Video production requires more than just a cameraman.

It encompasses producers, directors, and a technical crew – all of whom need access to the footage being shot – and the faster, the better. In the past, a team of people required to get the right shot had to be hooked up to monitors that were hooked up to the cameras via long cords and cables, which littered the floor of the set, causing potential tripping hazards to everyone present. But thanks to a few advances in modern technology, the production team can now view footage instantly at remote stations via wireless transmission systems.

These wireless transmission systems can be attached to a camera and can transmit whatever is being filmed to a receiver, which can in turn be connected to monitors so that a variety of people can watch the footage as it is being shot and provide critical feedback to the cameramen. It can also be an excellent directing tool, allowing the director to view the footage and direct the actors and technicians. It’s an invaluable tool when it comes to getting the exact shot you want while using a wide range of cameras, and being able to recognize immediately when you’ve gotten that shot.

Some may be wary of using wireless transmission systems because of the concerns with wireless frequency allocations in use within a given physical region – there can be circumstances of existing signals in play that cannot be controlled and may interfere with a new signal being added. Wireless technology rid the production world of cumbersome cables, and transmitters have now been designed to be lightweight – adding a minimal burden to the cameraman shouldering the camera. Matching receiver modules can have a range starting at about 100 feet to much further, depending on the choice of the wireless system itself. Most producers and directors operate within 100-250 feet from the action of the camera person in order to be able to give and get directions to the production crew.

Wireless transmission systems can be expensive, depending on the needed range, signal quality and license issues. To some, these systems may be considered a luxury. Basic systems will typically run anywhere from three to six to twelve thousand dollars or more in price. Depending on your budget and how important and efficient the instant feedback is to your particular production, it is often worth the money. Cutting the inconvenience of having a multitude of wires and cables on set, increasing the safety factor and speeding up the process of the shooting schedule when using wireless video transmission system can greatly help streamline your production.

6 Questions to ask before you buy a wireless HDMI transmitter/receiver

If you’re in the market for a wireless HDMI transmitter/receiver, you’ve probably noticed that there are a ton of options to choose from. But if you want to make sure you wind up with the best wireless HDMI transmitter, you’ve got to get the answers to these 6 questions before you hand over your credit card information:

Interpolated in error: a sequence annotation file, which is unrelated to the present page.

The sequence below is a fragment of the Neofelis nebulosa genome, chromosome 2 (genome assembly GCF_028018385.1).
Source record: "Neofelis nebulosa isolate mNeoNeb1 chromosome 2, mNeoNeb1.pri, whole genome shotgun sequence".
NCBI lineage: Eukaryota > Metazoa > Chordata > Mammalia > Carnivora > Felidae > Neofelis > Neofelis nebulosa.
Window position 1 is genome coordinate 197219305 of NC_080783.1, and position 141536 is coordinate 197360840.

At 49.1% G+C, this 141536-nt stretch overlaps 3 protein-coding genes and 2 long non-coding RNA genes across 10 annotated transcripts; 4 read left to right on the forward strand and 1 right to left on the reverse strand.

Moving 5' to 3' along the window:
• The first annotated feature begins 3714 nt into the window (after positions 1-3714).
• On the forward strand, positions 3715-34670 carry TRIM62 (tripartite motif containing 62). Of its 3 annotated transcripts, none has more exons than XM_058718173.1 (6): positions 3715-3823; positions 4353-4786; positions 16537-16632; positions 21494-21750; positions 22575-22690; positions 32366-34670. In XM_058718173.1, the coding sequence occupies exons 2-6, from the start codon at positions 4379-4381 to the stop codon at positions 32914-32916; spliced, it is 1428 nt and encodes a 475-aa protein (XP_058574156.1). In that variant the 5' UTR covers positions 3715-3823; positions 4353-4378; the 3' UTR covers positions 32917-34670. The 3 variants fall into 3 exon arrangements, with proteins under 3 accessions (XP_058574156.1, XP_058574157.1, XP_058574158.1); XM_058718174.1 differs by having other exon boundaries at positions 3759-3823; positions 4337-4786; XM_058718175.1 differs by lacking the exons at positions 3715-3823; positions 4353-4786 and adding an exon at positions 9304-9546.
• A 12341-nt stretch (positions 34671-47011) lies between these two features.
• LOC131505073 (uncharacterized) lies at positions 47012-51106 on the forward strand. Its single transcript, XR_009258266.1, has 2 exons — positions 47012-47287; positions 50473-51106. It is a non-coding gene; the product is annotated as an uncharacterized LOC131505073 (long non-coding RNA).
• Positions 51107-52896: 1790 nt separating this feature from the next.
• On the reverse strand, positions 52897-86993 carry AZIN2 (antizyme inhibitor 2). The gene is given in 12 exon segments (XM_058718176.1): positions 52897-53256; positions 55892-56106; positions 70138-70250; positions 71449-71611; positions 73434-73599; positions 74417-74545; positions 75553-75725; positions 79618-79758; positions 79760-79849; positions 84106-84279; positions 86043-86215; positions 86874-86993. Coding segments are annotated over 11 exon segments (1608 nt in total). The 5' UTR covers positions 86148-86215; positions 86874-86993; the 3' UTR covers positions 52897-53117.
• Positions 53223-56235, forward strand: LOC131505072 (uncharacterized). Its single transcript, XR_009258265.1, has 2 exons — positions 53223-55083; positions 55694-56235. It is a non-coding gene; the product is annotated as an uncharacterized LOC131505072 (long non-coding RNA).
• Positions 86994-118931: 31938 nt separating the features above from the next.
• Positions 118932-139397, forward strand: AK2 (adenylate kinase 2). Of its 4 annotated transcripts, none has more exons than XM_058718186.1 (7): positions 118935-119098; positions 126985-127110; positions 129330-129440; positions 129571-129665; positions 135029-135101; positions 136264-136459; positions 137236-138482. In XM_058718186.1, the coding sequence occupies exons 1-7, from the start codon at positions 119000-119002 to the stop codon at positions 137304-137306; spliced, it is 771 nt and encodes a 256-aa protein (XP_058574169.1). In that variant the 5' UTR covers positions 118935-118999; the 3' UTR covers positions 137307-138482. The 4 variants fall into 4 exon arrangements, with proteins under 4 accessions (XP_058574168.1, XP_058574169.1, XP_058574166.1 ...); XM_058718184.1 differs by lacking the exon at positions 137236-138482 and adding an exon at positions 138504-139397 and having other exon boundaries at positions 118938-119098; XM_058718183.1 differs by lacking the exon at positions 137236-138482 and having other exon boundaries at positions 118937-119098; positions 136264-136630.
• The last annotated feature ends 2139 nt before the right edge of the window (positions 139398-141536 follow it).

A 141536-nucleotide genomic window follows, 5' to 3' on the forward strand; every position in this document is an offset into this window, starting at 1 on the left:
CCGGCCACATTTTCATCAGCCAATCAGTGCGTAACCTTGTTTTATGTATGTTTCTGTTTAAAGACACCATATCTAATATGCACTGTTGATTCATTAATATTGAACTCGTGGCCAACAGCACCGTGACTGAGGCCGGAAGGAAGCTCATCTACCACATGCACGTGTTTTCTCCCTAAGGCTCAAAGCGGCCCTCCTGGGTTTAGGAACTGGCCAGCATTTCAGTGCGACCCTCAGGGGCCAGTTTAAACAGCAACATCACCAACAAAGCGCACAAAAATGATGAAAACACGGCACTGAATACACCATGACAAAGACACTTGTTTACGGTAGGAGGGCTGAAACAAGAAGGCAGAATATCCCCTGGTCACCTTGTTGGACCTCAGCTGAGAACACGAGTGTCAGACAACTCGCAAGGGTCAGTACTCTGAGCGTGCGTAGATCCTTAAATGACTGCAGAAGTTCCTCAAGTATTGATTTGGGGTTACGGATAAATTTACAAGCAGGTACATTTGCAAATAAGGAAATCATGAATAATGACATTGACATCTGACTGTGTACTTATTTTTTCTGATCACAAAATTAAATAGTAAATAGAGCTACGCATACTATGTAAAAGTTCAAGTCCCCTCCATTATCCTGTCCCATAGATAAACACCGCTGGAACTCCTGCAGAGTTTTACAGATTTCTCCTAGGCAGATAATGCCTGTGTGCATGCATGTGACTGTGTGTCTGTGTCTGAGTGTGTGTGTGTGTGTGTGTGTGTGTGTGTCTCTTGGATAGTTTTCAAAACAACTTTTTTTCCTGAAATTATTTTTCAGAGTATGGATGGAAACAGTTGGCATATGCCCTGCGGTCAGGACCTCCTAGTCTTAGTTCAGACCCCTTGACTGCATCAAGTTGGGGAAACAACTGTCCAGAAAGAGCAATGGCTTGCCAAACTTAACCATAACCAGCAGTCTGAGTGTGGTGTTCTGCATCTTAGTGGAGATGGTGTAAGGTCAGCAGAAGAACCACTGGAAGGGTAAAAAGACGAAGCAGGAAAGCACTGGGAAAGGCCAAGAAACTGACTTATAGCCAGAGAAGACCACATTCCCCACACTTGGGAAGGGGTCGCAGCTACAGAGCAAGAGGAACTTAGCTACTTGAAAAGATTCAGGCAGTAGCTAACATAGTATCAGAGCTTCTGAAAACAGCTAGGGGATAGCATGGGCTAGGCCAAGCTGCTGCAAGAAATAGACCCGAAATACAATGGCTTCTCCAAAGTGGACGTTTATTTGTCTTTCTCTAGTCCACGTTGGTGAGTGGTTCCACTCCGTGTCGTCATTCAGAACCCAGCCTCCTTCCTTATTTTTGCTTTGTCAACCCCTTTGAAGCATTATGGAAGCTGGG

Chances are your hands are full enough as it is. The last thing you need is more heavy equipment to weigh you down. That’s why you need to make sure that your wireless HDMI transmitter system only weighs a couple of ounces. In fact, it should be easier to lug around than your smart phone. That way, you’ll be able to wirelessly capture all of the high-quality video you need, without breaking your back. As long as you’ve got a pocket, you’ll be ready to go!


OK, so you’ve already figured out that your transmitter is going to use a wireless signal to send and receive video and audio, but you’ve got to take things one step further if you want to make the very best purchase. Specifically, you’ve got to make sure that your wireless HDMI transmitter takes advantage of dynamic frequency selection — meaning that it automatically searches for a low interference frequency channel. That way, you won’t have to worry about static, snow, buzzing, or other types of congestion making their way into your stuff!


Sure, using low interference transmission channels is great, but they won’t do you any good if your wireless HDMI transmitter isn’t strong enough to send audio and video through walls and ceilings. After all, it’s pretty rare to have a setup that’s completely unobstructed, so you’re going to need to make sure that your equipment fits in with the design of the space you’ll be working in.


For all of you non-techies out there, latency is the amount of time it takes for your equipment to process information (or, in this case, the time it takes for your packets of audio and video data to go from one place to another). The higher the latency, the longer of a delay you’ll have to deal with. The best wireless HDMI transmitters will have a latency period of less than 1 millisecond — or, the same amount of time it takes for a camera’s flash bulb to go off.


You may think that HDMI is as good as it gets. However, your HDMI connection isn’t worth much if it can’t send and receive 1080p video (not to be confused with 1080i). If you have any plans to grab a still frame from your video, put some of the video in slow motion, or scale the video up or down, you’ll need 1080p. If you try to do any of these things with 1080i, you’ll wind up with jerking video and a finished product that doesn’t look as smooth as it should.


As great as 1080p looks, there may be instances where you simply can’t work with it. That’s why you need a wireless HDMI transmitter that can also handle lower video formats — like 720. That way, you’ll be covered in any situation!

Bolt SideBar

vidiu go new 475x800

svn ace 300x650